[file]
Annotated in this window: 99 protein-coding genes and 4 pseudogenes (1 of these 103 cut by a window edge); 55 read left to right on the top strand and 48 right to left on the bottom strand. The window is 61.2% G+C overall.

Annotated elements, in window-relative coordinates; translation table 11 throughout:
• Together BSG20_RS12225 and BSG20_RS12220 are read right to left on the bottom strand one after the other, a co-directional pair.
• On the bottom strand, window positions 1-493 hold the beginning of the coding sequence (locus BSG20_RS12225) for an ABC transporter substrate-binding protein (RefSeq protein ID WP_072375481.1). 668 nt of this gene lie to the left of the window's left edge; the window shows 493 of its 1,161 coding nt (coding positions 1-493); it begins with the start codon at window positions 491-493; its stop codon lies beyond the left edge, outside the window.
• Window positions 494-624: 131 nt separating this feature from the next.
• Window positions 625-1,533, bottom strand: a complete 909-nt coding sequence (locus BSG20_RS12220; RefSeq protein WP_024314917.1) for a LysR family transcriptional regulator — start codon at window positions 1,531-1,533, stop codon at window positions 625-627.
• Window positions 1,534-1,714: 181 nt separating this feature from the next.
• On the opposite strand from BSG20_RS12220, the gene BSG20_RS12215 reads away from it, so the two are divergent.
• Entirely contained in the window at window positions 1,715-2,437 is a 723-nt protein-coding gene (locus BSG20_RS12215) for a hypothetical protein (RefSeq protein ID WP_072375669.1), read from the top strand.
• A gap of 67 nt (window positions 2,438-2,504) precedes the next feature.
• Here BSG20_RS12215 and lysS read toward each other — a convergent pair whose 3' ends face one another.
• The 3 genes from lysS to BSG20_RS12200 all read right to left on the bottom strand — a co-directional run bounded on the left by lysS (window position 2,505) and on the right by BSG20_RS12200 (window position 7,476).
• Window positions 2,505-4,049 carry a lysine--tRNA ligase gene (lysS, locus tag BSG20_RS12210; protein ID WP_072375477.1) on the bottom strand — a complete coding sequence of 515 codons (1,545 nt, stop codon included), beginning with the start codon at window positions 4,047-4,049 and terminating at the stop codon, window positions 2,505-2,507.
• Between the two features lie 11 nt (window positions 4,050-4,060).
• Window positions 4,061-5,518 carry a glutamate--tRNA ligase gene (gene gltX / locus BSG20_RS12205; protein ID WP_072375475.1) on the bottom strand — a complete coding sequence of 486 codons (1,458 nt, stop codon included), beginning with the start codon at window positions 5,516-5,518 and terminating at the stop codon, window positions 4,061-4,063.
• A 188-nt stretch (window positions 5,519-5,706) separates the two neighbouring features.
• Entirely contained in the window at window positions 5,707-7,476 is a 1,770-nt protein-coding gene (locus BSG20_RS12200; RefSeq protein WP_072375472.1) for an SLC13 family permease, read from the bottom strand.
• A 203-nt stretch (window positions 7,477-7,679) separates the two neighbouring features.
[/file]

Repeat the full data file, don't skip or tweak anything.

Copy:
Annotated in this window: 99 protein-coding genes and 4 pseudogenes (1 of these 103 cut by a window edge); 55 read left to right on the top strand and 48 right to left on the bottom strand. The window is 61.2% G+C overall.

Annotated elements, in window-relative coordinates; translation table 11 throughout:
• Together BSG20_RS12225 and BSG20_RS12220 are read right to left on the bottom strand one after the other, a co-directional pair.
• On the bottom strand, window positions 1-493 hold the beginning of the coding sequence (locus BSG20_RS12225) for an ABC transporter substrate-binding protein (RefSeq protein ID WP_072375481.1). 668 nt of this gene lie to the left of the window's left edge; the window shows 493 of its 1,161 coding nt (coding positions 1-493); it begins with the start codon at window positions 491-493; its stop codon lies beyond the left edge, outside the window.
• Window positions 494-624: 131 nt separating this feature from the next.
• Window positions 625-1,533, bottom strand: a complete 909-nt coding sequence (locus BSG20_RS12220; RefSeq protein WP_024314917.1) for a LysR family transcriptional regulator — start codon at window positions 1,531-1,533, stop codon at window positions 625-627.
• Window positions 1,534-1,714: 181 nt separating this feature from the next.
• On the opposite strand from BSG20_RS12220, the gene BSG20_RS12215 reads away from it, so the two are divergent.
• Entirely contained in the window at window positions 1,715-2,437 is a 723-nt protein-coding gene (locus BSG20_RS12215) for a hypothetical protein (RefSeq protein ID WP_072375669.1), read from the top strand.
• A gap of 67 nt (window positions 2,438-2,504) precedes the next feature.
• Here BSG20_RS12215 and lysS read toward each other — a convergent pair whose 3' ends face one another.
• The 3 genes from lysS to BSG20_RS12200 all read right to left on the bottom strand — a co-directional run bounded on the left by lysS (window position 2,505) and on the right by BSG20_RS12200 (window position 7,476).
• Window positions 2,505-4,049 carry a lysine--tRNA ligase gene (lysS, locus tag BSG20_RS12210; protein ID WP_072375477.1) on the bottom strand — a complete coding sequence of 515 codons (1,545 nt, stop codon included), beginning with the start codon at window positions 4,047-4,049 and terminating at the stop codon, window positions 2,505-2,507.
• Between the two features lie 11 nt (window positions 4,050-4,060).
• Window positions 4,061-5,518 carry a glutamate--tRNA ligase gene (gene gltX / locus BSG20_RS12205; protein ID WP_072375475.1) on the bottom strand — a complete coding sequence of 486 codons (1,458 nt, stop codon included), beginning with the start codon at window positions 5,516-5,518 and terminating at the stop codon, window positions 4,061-4,063.
• A 188-nt stretch (window positions 5,519-5,706) separates the two neighbouring features.
• Entirely contained in the window at window positions 5,707-7,476 is a 1,770-nt protein-coding gene (locus BSG20_RS12200; RefSeq protein WP_072375472.1) for an SLC13 family permease, read from the bottom strand.
• A 203-nt stretch (window positions 7,477-7,679) separates the two neighbouring features.